Dominic B. - FB
Sources --> FB pages & restorativecircles.org :
- Dominic Barter : mainly in Portuguese, 16 875 followers (early 2020)
- Restorative Circles : mainly in English, 6 194 followers (early 2020)
- Dialogical System Design : mainly in English, 296 followers (early 2020)
2020.11.26[edit | edit source]
2019.12.14[edit | edit source]
2019.09.12[edit | edit source]
To change one has to stop.
Whatever challenges restorative work presents shrink into insignificance compared to the sister task of letting the punitive lens go. This logic is not merely personal habit but a social pact on the most fundamental levels of community life. Appropriately, there are potentially painful consequences for withdrawing consent.
The same holds for dialogical system work in other areas. As hard as making a school may be, contradicting your inner convictions on how people must learn is harder. New financial agreements can stretch us hugely, but going without reward and exchange is deep disorientation.
One of the ways these established cosmologies sustain themselves is through discrediting alternatives as impractical or unrealistic. Dialogical approaches to political or social systems are dismissed through arguments that justice, or the economy, learning or well being can’t be resolved ‘by dialogue alone’.
However, no one said they could. Dialogue is a means, not an end. The end of each dialogical system we design is action, action that meets the needs the system was designed in response to, and whose name it carries.
Separating this dialogical intelligence from our social systems defuses their democratic potential. As our political processes themselves come under unprecedented inner pressure it’s urgent that these foundational elements of dialogical intelligence be integrated with the new or still fit for purpose mechanisms we intend to adopt.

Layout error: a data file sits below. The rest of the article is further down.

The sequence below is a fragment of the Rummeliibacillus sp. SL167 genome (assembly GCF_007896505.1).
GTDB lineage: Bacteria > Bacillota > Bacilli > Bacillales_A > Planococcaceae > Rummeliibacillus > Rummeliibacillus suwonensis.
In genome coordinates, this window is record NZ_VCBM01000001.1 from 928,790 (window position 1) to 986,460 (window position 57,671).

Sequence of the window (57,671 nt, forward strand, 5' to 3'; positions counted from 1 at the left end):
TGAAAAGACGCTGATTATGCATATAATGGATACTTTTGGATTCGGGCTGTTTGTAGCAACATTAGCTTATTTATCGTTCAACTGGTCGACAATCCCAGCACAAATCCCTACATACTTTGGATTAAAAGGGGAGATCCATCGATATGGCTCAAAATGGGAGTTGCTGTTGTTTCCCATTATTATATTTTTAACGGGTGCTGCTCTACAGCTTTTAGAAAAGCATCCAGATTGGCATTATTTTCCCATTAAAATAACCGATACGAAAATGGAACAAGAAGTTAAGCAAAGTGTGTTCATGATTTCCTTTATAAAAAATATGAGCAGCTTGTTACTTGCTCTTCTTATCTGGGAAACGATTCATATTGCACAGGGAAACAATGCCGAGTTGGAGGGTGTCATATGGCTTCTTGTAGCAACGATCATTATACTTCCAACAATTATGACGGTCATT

To change one has to stop to listen.
2019.08.01[edit | edit source]
2019.07.09[edit | edit source]
When any practice - including a restorative practice - is removed from its context of origin one of the elements lost is that of the community or organisational agreements within which that practice took form and from which it receives validation: what I have termed the restorative system.
Since conflict accompanies human relations all ongoing partnerships include a justice system. The question is not if we have one or not, but which one we choose. And being unconscious of its presence means we have, perhaps against our wishes, acquired the dominant one in the cultural context we’re relating in.
For societies dominated by European colonial influence the default justice system is oriented by a punitive ethos which seeks separation between those involved in the conflict, and the imposition of pain for the party deemed to have wronged.
Removing a relational, dialogical practice from its context of origin and bringing it into a punitive system both distorts that practice and aligns its results with the guiding ethos of the system. It may now promote a participatory retribution, but it’s not Restorative Justice.
Thus RJ is never limited to nor defined by the use of a certain practice, but necessarily involves the development of community or organisational agreements - which include and surpass a relational practice - that provide the conditions for dialogue and restorative action.